As a clinician you are an expert at what you do. You have spent years honing your skills and building a practice and a reputation. But in addition to your skills as a clinician involved in face-to-face care – there is a huge market for your words as well.
With the rise and rise of blogging and health information there is a bigger need for words about health and medicine than ever before. Organisations of all types (and media) need high-quality and authoritative content. And as a clinician you already have the required expertise and background knowledge to give you a head start in getting your words published.
The exercise of turning facts into narrative requires originality, flexibility and a willingness to see the world in different ways. Yes – the facts must absolutely be correct – but the putting words together to forms sentences, paragraphs and stories can be surprisingly creative.
There are many different ways to communicate facts – and finding ways to engage your readers in a narrative that engages and empowers them in their health is truly creative. Instead of narrowing your thinking down to a diagnosis and a management plan, writing helps build your capacity to find patterns and meaning in different experiences.
Here are five reasons why health writing can be good for you…and good for your clinical practice.
1. Earn a second income
Writing can often be done in snippets of time between patients, on the train, waiting for your kids to finish soccer training. Using these snippets of time to create health articles can be a great way to supplement your income. You may not be able to equalise your clinical income – but you can certainly earn a sizable second stream.
2. Fill career gaps from the comfort of home
When you need to take time off from your ‘real’ job due to illness, having a baby or moving countries, an ability to write and sell your writing can be indispensible for keeping some money flowing in. The best thing is you can do all this from the comfort of your own home – or airport lounge – or anywhere. All you need is internet access – and a knack with words (and the good news this can be learnt).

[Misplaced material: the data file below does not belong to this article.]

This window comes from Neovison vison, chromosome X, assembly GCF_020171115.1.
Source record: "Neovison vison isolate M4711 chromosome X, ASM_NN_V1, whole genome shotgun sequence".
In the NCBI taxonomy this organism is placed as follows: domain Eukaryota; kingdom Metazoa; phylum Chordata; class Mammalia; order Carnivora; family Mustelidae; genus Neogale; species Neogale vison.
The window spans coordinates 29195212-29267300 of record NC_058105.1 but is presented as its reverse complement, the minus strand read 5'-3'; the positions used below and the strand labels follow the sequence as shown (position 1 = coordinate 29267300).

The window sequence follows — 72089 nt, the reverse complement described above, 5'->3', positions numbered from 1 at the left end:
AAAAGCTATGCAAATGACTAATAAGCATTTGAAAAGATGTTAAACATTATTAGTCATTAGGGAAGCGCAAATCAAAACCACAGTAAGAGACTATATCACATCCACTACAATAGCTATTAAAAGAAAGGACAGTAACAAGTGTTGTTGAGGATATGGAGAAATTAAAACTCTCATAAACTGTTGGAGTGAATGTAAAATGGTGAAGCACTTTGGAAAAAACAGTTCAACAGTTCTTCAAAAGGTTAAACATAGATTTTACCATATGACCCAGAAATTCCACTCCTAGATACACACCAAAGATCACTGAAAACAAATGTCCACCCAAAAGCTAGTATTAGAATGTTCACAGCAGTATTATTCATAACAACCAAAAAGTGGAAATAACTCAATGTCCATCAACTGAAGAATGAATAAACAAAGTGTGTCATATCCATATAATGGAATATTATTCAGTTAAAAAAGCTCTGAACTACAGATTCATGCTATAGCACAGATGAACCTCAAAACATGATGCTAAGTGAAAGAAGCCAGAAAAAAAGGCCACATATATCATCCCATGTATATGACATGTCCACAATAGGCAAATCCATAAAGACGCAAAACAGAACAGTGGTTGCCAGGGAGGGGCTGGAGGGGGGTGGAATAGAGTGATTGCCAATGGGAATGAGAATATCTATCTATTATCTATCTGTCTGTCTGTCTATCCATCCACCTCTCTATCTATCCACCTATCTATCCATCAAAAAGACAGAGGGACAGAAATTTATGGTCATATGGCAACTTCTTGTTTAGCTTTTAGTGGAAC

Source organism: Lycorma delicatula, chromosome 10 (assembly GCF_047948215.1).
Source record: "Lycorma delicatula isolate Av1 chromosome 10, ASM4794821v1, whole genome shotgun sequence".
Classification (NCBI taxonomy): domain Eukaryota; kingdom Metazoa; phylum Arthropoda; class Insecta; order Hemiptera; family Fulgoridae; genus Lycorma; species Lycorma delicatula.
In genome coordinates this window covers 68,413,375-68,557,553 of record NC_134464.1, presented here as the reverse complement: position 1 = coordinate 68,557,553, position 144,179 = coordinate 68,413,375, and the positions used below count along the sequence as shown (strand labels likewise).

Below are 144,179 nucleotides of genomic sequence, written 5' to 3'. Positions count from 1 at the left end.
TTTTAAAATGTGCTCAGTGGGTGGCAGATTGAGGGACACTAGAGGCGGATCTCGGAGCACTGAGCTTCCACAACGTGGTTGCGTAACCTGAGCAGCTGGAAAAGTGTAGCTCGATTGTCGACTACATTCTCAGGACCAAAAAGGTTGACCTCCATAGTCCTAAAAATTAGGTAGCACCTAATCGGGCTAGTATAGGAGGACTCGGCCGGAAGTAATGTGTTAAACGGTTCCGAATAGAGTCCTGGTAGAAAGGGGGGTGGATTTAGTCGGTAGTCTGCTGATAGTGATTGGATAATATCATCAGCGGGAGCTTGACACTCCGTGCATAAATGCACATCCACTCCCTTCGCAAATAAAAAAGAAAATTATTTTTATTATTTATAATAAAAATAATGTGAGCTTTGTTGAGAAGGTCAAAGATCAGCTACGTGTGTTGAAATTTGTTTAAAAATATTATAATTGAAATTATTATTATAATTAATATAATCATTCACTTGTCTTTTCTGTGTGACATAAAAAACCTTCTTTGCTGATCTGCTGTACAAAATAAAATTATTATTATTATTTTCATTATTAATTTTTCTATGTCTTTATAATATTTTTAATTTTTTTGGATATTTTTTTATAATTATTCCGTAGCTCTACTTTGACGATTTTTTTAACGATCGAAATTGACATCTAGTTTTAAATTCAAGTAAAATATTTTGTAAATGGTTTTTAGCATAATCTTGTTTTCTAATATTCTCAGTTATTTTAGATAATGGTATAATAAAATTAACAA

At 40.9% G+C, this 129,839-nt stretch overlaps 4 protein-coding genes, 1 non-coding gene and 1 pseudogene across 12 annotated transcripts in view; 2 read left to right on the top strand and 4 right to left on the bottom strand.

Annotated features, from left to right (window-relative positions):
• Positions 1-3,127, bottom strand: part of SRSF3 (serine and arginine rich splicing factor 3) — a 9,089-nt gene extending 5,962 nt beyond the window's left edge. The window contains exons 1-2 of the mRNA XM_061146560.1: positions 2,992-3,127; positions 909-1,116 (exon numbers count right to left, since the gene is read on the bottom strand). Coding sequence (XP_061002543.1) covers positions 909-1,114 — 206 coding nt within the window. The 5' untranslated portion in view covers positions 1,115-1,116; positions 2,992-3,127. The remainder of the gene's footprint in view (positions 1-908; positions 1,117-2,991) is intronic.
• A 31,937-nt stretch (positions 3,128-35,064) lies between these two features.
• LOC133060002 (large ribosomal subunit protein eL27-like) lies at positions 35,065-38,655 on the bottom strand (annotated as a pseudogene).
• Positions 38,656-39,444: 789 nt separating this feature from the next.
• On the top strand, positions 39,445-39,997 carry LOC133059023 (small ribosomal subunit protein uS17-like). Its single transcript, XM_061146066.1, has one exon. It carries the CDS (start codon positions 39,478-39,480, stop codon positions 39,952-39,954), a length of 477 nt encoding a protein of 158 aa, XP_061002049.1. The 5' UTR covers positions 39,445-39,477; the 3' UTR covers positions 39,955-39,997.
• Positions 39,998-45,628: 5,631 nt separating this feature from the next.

3. Keep up to date
Systematically searching for and reading papers and guidelines is a great way to stay up to date with the most recent thinking in your area of interest. The opportunity to pause and read without a specific clinical question in mind allows you to build up a more macro view of developments and how they fit into (or challenge) existing knowledge.
4. Broaden your perspectives
As you become immersed in the literature around a topic you will have opportunities to take off your professional hat and think and write about issues from a consumer, patient, specialist or health system viewpoint. This is an enriching experience that allows you to walk in someone else’s shoes for a while and build your empathy muscles.
5. Build your influence
It’s one thing to have a practice of loyal patients – but writing to the wider community (via a blog or publication with your byline) can be a great way to help build your profile, get your name known and spread public health messaging in an engaging and informative way. This can help you build your practice as well as building your credibility as well as strengthen the capacity of the community to make informed health decisions.